Share Defense already has a first publication out, too, together with the EFF: A visualization of Google’s transparency report.


Unveiling of Share Defense


It sure is an interesting time in the evolution of civil rights in the digital sphere and at the intersection of the digital and physical spheres.

Personally, I like the approach that EFF and Share Defense choose, too: To lawyer up and fight for legal protection rather than by trying to out-crypto government snooping of dubious legality.

For one, we can never expect the majority of the population to become great cryptographers. But more importantly, citizens should not have to try to defend themselves against governments except in moments of state crisis – rather governments exist to protect the citizens they represent and who they are elected by. For a sustainable defense of civil rights, a legal approach seems to me to be the most promising.

So as for the four misfits mentioned above? Bruce Sterling summed it up nicely:

A spy apparatus that can’t officially exist being attacked by people who can’t possibly be for real.

They can’t possibly be for real, but they’re lawyering up and institutionalizing like there’s no tomorrow.

What could’ve entered the Public Domain on Jan 1, 2012 – but hasn’t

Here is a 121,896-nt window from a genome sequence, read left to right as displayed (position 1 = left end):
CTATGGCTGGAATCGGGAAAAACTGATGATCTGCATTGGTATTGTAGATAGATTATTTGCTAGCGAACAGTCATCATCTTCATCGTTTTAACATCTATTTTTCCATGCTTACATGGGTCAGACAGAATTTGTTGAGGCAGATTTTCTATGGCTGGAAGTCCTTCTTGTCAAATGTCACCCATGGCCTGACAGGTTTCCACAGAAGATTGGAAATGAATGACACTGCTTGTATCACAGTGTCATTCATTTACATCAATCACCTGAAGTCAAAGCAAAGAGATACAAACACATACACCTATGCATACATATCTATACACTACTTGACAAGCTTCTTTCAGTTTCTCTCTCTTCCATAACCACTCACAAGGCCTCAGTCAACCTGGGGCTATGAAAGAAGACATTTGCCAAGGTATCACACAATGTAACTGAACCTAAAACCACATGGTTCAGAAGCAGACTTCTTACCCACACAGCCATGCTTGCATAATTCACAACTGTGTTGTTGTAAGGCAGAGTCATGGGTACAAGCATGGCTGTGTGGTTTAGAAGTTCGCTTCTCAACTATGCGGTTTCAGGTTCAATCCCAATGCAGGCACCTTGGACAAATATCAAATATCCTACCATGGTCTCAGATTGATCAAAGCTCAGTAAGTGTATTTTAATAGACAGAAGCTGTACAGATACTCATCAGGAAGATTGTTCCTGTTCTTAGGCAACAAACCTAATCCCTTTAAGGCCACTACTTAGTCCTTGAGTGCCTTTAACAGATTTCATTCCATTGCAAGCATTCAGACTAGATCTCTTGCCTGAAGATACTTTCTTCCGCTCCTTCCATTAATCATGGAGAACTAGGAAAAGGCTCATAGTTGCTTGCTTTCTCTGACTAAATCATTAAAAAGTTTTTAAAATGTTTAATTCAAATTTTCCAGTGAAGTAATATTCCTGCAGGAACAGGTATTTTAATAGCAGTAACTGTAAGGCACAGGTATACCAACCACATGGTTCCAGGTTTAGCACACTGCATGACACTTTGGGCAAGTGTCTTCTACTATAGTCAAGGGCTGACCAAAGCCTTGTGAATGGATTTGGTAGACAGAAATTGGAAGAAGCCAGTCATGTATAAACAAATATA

culture is not a crime

Duke University’s Center for the Study of the Public Domain shared a list of works that could have entered the Public Domain on January 1, 2012 – under the law that existed until 1987. It features works like Rebels Without A Cause, The Body Snatchers and Tolkien’s The Return of the King, to name just a few.

US copyright law in 1978 protected cultural works for 28 years after publication, with an option to add another 28 years. Now that period has been lobbied to a ridiculous 70 years – after the death of the author.

Think about this for a moment: Instead of making sure the author gets a certain window of opportunity to exclusively exploit their work commercially (in other words: to make some money of their work in order to produce more), that right now extends pretty much indefinitely and can be transferred to an heir or, as far as I know, even a company.